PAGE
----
Different examples can be found in which it was shown that the graphene orientation has an influence on the catalytic activity of supported metal catalysts. Motoyama et al.  investigated CNF, CNT and CNP-supported ruthenium for the hydrogenation of various aromatic compounds. Ruthenium was well dispersed (particle size ~2.5 nm) on CNP and resulted in high and reproducible catalytic activity, while for CNF and especially for CNT supported ruthenium the coexistence of large particles (ranging from 10 to 150 nm) and small ones (<4.5 nm) was observed resulting in low hydrogenation activities. Vu et al.  deposited platinum and ruthenium on CNT and CNF and tested these catalysts for the cinnamaldehyde hydrogenation. They observed that in general the average metal particle size was smaller for CNF than for CNT. Two different CNT batches with different inner tube diameters (batch 1: <10 nm and batch 2: 60–100 nm) and different BET surface areas (batch 1: 400 m2/g and batch 2: 40 m2/g) were studied by Ma et al. . The authors deposited platinum on the supports, which resulted in two different metal particles sizes (batch 1: <2 nm and batch 2: >5 nm). These catalysts were tested for the cinnamaldehyde hydrogenation and large differences with respect to catalytic selectivity were found (selectivity to cinnamyl alcohol for batch 1: <25% and batch 2: >60%) .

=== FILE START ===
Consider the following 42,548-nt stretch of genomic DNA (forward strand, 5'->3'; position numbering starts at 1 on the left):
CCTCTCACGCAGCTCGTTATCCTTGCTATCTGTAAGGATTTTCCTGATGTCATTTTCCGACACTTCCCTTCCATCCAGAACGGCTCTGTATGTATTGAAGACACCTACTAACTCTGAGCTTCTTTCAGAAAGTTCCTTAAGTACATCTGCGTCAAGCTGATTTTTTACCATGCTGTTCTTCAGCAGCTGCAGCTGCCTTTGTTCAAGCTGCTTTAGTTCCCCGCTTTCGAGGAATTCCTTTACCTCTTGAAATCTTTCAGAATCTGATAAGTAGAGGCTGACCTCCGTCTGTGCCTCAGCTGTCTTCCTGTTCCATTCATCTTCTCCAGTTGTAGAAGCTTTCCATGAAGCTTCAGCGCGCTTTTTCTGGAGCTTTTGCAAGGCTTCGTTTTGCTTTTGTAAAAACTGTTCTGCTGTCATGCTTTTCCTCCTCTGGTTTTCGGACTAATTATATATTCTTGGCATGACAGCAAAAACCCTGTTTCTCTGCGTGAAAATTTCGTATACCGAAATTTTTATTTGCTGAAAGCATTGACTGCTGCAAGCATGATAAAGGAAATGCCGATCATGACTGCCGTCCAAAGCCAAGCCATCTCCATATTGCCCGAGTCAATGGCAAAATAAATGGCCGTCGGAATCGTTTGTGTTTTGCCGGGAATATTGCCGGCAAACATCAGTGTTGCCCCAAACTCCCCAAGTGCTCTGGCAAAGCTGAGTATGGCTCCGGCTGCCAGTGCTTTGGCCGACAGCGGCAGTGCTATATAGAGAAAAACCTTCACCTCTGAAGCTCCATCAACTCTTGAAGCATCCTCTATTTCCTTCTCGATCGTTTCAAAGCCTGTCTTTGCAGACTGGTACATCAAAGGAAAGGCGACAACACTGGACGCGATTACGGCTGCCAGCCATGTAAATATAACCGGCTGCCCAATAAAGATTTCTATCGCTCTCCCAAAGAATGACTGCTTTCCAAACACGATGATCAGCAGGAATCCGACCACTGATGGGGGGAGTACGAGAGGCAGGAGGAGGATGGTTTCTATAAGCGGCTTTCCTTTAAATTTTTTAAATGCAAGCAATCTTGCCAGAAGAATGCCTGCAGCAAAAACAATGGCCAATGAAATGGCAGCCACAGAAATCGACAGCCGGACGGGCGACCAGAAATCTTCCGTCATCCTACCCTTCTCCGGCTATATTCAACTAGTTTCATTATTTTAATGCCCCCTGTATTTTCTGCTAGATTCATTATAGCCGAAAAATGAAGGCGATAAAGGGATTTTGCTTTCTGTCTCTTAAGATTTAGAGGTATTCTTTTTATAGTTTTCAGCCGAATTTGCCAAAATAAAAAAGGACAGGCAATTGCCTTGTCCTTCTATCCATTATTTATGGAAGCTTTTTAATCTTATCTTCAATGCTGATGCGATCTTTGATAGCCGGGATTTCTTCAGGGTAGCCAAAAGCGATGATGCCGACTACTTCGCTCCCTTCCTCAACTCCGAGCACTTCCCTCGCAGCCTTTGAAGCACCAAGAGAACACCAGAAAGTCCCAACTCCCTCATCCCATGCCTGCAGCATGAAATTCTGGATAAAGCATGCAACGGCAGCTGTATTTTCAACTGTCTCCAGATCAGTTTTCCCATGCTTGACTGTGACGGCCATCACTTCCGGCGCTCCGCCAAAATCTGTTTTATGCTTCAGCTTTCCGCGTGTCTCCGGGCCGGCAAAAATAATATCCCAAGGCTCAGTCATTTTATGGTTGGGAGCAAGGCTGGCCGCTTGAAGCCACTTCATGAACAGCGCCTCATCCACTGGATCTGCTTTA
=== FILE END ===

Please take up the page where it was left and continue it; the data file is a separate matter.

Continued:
The above described results show that especially for CNT supported catalysts a wide variety of particle sizes is observed, which is accompanied by large differences with respect to catalytic activities or selectivities. This might be associated with the reduction behavior related to the graphene sheet orientation. The goal of the current study is to deposit platinum on CNF, CNT and CNP to investigate the role of graphene layer orientation on reducibility and catalytic activity of platinum for cinnamaldehyde hydrogenation. The latter reaction is sensitive to subtle changes in the support surface composition of nanostructured carbons as shown earlier by our group [10, 11].
The Ni/SiO2 (20 wt%) growth catalyst was prepared via homogeneous deposition precipitation using 17.0 g silica (Degussa; Aerosil 200), 21.1 g nickel nitrate hexahydrate (Acros; 99%) and 13.9 g urea (Acros; p.a.) in 1 L demineralized water according to an earlier described procedure . The growth and oxidation of CNF was performed as described earlier .